An extremely large bead is most generally referred to as a “cabochon.” Cabochons are large stones or glass beads. Bead jewelry artisans use cabochons for a variety of jewelry projects including stud earrings, and centerpieces for a necklace or bracelet. Jewelry designers may also use the cabochons for settings in wire wrapping, for beading around the cabochon with seeds beads or set into a bezel. A bezel is a metal setting that holds the stone and has a bale attached. Bales are fixtures at the top of the setting to make it easier for stringing.
Cabochons are cut round, oval and into other kinds of shapes. The back of a cabochons is usually “flat.”

Round and oval beads are the most popular and most common beads jewelry artisans use. There are dozens of other shapes available. Having a basic understanding of sizing of beads is important to be able to determine how to use beads in your projects. The beading process begins with choosing your beads and is probably the most fun step of all.

Written by: Connie Limon, Bead Jewelry Artisan
Carmilita’s Earrings: https://carmilitaearrings.etsy.com

Meet Honey

dangle earrings honey

Honey is a pair of dangle earrings I added to Carmilita’s Simplicity Collection of Handmade Dangle Earrings. She dangles about one inch from the hook.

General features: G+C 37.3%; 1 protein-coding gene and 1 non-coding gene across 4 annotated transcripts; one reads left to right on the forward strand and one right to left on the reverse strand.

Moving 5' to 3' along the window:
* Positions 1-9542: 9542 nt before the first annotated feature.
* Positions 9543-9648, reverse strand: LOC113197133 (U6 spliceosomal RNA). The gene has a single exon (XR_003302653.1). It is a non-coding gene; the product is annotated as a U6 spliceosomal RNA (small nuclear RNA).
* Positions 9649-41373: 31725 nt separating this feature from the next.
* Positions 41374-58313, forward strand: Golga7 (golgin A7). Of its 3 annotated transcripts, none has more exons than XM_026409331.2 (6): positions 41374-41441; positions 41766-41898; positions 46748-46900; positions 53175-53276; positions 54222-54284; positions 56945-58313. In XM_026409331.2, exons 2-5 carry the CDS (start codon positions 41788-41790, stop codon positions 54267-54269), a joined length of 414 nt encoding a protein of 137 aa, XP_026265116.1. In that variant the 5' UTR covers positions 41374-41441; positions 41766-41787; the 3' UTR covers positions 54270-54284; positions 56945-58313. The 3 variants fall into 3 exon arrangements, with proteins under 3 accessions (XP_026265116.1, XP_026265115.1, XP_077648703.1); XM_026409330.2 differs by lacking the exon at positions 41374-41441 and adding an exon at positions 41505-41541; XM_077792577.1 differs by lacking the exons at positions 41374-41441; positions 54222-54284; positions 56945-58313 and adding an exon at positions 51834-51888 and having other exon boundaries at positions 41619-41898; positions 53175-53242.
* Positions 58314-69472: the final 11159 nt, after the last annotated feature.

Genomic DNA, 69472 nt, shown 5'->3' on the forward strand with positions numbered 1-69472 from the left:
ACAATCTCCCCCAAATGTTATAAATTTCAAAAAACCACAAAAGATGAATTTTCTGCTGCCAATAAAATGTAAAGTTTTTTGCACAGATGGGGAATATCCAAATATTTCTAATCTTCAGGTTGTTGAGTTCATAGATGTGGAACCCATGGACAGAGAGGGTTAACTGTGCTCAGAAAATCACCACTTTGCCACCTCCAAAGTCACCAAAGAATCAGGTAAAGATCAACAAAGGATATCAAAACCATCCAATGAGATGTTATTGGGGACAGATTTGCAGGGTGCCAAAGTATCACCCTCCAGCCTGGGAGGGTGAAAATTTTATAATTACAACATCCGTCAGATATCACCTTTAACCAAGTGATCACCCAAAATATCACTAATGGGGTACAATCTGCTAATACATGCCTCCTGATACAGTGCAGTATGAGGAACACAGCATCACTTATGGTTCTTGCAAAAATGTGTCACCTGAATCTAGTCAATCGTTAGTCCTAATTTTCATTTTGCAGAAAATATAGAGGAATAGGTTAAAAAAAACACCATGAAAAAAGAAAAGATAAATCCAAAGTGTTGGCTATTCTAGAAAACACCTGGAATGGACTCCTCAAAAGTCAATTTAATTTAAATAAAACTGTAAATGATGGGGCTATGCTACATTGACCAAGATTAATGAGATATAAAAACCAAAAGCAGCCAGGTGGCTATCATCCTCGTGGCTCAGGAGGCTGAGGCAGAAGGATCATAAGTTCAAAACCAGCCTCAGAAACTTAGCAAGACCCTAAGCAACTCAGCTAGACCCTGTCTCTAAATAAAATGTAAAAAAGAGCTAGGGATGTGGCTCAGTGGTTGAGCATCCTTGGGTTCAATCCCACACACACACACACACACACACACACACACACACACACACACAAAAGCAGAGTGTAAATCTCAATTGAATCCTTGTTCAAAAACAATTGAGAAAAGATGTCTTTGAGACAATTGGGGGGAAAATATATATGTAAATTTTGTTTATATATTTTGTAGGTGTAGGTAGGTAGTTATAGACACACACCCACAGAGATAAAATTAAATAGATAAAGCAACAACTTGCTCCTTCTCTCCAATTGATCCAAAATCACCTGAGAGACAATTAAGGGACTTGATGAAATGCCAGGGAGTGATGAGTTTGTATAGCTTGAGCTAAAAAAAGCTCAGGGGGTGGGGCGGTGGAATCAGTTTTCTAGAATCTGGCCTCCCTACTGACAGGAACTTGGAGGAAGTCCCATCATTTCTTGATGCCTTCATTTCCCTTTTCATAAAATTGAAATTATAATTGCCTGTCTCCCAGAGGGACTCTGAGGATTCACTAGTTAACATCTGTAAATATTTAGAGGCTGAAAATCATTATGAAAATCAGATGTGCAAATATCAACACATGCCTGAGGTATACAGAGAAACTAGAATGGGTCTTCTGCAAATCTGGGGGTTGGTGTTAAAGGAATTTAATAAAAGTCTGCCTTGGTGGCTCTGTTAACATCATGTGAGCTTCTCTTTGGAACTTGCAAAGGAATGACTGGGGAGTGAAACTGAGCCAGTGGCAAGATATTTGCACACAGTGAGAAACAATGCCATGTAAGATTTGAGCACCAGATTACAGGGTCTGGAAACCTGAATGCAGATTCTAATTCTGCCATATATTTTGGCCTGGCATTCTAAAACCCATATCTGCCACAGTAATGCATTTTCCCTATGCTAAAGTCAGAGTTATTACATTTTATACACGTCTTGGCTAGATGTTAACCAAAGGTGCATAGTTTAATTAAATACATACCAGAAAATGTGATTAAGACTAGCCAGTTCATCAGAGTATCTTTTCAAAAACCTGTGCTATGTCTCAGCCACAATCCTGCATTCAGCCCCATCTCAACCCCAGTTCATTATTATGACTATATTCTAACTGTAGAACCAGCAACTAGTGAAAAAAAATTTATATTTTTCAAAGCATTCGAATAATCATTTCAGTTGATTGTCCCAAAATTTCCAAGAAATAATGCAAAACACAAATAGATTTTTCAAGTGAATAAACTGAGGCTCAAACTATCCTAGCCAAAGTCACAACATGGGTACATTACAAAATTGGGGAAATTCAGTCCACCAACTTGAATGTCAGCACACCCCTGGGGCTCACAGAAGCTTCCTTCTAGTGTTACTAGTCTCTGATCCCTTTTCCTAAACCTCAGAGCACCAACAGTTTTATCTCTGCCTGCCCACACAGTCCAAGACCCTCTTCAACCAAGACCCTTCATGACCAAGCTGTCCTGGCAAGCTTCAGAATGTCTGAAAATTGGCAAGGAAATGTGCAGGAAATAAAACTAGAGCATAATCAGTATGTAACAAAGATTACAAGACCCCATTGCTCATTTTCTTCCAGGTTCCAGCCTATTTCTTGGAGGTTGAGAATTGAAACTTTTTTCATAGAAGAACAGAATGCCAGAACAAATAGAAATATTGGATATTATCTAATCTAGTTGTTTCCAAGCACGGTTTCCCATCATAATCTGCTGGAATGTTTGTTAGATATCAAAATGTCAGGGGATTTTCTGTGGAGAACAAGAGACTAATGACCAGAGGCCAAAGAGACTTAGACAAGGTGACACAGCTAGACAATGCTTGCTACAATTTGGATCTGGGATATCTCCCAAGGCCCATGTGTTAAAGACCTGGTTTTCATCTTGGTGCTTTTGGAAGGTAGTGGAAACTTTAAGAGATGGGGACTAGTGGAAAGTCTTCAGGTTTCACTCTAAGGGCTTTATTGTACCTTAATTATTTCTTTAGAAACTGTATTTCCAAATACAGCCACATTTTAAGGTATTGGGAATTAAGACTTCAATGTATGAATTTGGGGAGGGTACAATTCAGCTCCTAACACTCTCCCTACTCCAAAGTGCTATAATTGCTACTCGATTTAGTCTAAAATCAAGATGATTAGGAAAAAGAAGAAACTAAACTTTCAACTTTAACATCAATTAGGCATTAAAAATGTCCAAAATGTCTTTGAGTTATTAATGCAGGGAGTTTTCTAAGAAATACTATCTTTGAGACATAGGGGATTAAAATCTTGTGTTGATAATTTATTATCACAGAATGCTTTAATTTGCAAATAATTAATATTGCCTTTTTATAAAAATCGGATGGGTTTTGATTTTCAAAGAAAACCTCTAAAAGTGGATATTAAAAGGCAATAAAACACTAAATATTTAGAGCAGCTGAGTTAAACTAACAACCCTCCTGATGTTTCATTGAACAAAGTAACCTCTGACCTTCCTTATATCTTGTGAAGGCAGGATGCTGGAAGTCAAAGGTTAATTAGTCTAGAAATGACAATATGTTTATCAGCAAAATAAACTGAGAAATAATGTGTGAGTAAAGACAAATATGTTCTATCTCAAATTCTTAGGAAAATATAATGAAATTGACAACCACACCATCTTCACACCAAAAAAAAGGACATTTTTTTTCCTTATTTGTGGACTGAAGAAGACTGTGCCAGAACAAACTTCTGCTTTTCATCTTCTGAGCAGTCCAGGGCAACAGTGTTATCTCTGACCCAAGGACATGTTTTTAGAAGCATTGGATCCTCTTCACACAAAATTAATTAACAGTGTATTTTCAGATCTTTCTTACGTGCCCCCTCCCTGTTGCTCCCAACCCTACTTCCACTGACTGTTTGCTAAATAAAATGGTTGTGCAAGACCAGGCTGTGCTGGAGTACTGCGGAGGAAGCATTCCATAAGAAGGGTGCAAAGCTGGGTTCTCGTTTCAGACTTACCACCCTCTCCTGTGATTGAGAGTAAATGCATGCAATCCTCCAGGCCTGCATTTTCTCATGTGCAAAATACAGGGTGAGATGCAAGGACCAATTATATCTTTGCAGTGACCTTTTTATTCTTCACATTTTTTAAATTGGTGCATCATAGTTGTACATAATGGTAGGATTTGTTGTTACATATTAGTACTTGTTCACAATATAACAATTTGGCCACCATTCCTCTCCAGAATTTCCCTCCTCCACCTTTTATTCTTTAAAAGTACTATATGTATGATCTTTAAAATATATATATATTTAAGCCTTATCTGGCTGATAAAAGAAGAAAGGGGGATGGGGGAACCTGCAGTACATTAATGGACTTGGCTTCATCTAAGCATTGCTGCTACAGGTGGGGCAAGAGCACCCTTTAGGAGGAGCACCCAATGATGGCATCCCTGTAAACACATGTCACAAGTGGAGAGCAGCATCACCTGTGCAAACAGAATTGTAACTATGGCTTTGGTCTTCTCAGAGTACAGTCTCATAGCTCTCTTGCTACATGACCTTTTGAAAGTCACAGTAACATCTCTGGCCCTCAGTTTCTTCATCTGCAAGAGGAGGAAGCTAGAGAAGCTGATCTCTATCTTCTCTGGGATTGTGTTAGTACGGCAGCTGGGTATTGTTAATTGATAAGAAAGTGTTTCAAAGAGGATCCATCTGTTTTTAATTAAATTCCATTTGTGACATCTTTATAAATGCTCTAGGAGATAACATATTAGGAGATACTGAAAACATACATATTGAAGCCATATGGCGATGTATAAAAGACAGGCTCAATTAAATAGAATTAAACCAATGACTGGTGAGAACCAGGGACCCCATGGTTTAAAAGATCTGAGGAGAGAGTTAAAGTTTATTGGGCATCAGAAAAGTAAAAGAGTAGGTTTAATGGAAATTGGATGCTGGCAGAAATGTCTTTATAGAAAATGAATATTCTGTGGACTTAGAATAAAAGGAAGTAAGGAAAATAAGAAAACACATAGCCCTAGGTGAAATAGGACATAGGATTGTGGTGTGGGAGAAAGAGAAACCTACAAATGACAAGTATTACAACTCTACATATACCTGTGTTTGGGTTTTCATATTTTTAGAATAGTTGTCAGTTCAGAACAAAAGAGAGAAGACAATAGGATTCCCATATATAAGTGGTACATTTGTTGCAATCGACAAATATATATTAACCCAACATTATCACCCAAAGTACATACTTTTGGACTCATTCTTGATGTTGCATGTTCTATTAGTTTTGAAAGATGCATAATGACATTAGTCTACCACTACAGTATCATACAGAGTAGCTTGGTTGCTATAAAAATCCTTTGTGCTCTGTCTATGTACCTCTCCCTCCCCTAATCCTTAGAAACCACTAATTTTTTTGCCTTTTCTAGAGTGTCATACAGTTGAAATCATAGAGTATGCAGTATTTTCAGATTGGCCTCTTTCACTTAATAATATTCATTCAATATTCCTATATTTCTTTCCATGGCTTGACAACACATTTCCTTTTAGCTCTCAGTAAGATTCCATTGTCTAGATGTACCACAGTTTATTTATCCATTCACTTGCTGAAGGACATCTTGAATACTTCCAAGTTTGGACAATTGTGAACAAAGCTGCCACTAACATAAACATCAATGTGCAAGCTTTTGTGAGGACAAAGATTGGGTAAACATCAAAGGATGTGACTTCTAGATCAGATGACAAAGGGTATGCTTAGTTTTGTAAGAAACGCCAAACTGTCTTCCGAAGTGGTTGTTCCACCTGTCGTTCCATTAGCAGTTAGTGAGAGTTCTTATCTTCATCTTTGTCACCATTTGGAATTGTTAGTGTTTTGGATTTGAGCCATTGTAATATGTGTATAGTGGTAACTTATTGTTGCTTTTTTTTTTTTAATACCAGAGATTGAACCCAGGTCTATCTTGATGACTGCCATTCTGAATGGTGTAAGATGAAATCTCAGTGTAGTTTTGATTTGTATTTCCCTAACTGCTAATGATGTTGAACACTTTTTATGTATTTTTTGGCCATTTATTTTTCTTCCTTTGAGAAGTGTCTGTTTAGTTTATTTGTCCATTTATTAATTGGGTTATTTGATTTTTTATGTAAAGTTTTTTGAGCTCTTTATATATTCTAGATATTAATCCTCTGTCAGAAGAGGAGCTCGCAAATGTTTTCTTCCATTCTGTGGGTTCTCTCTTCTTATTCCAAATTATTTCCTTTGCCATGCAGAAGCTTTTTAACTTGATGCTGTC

Materials Used:
2 Antique Copper Ball Pins
2 Antique Copper Dangle Earrings
2 Antique Copper 2 x 9 mm Scallop Bead Caps
2 Antique Copper 3 x 8 mm Scallop Bead Caps
2 Antique Copper 1.5×4 mm Beaded Rondelles
2 Antique Copper 2 x 6 mm Beaded Rondelles
2 Antique Copper 2 x 6 mm Beaded Rondelles
2 Light Gold 12 x 9 mm Glass Crystal Rondelles
2 Peridot 6 mm Swarowski Bicones
2 light Rose 4 mm Swarovski Bicones

Honey’s Price: $15 includes FREE shipping

Purchase Honey here: Carmilita’s Earrings

Beading with Wire: A Few Basics

In our market place today we have several choices in what kind of wire to use for stringing beads into jewelry. These wires vary in strength, flexibility, material and color. Beading wire is measured by gauge and categorized by a number. The higher the number the thinner will be the wire. Stringing beads with wire also require a pair of wire cutters for cutting into desired lengths for each project.